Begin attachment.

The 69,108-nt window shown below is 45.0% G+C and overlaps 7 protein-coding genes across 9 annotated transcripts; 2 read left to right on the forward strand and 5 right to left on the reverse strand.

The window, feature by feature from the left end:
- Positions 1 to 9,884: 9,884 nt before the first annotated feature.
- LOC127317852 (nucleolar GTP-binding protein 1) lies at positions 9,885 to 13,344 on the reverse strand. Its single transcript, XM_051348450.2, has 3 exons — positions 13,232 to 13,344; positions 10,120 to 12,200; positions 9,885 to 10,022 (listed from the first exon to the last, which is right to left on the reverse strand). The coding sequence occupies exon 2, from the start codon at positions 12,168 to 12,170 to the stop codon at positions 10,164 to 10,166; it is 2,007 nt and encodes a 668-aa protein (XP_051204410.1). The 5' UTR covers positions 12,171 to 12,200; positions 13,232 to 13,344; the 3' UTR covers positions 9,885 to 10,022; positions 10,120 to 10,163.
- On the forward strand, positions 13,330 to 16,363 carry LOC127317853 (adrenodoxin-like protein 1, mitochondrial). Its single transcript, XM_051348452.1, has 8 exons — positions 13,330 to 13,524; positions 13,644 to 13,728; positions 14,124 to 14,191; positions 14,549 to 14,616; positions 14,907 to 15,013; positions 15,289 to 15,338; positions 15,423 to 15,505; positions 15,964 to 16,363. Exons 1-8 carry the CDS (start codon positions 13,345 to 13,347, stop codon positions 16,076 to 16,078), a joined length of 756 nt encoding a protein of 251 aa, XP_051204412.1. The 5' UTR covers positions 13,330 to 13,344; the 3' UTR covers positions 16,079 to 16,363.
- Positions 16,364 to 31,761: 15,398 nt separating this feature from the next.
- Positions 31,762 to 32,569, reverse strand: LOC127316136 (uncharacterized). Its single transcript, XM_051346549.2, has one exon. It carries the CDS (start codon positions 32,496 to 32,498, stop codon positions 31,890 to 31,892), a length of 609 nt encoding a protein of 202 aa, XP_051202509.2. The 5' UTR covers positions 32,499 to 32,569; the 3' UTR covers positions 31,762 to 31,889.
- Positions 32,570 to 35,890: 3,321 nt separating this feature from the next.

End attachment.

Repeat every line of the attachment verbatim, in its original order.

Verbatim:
The 69,108-nt window shown below is 45.0% G+C and overlaps 7 protein-coding genes across 9 annotated transcripts; 2 read left to right on the forward strand and 5 right to left on the reverse strand.

The window, feature by feature from the left end:
- Positions 1 to 9,884: 9,884 nt before the first annotated feature.
- LOC127317852 (nucleolar GTP-binding protein 1) lies at positions 9,885 to 13,344 on the reverse strand. Its single transcript, XM_051348450.2, has 3 exons — positions 13,232 to 13,344; positions 10,120 to 12,200; positions 9,885 to 10,022 (listed from the first exon to the last, which is right to left on the reverse strand). The coding sequence occupies exon 2, from the start codon at positions 12,168 to 12,170 to the stop codon at positions 10,164 to 10,166; it is 2,007 nt and encodes a 668-aa protein (XP_051204410.1). The 5' UTR covers positions 12,171 to 12,200; positions 13,232 to 13,344; the 3' UTR covers positions 9,885 to 10,022; positions 10,120 to 10,163.
- On the forward strand, positions 13,330 to 16,363 carry LOC127317853 (adrenodoxin-like protein 1, mitochondrial). Its single transcript, XM_051348452.1, has 8 exons — positions 13,330 to 13,524; positions 13,644 to 13,728; positions 14,124 to 14,191; positions 14,549 to 14,616; positions 14,907 to 15,013; positions 15,289 to 15,338; positions 15,423 to 15,505; positions 15,964 to 16,363. Exons 1-8 carry the CDS (start codon positions 13,345 to 13,347, stop codon positions 16,076 to 16,078), a joined length of 756 nt encoding a protein of 251 aa, XP_051204412.1. The 5' UTR covers positions 13,330 to 13,344; the 3' UTR covers positions 16,079 to 16,363.
- Positions 16,364 to 31,761: 15,398 nt separating this feature from the next.
- Positions 31,762 to 32,569, reverse strand: LOC127316136 (uncharacterized). Its single transcript, XM_051346549.2, has one exon. It carries the CDS (start codon positions 32,496 to 32,498, stop codon positions 31,890 to 31,892), a length of 609 nt encoding a protein of 202 aa, XP_051202509.2. The 5' UTR covers positions 32,499 to 32,569; the 3' UTR covers positions 31,762 to 31,889.
- Positions 32,570 to 35,890: 3,321 nt separating this feature from the next.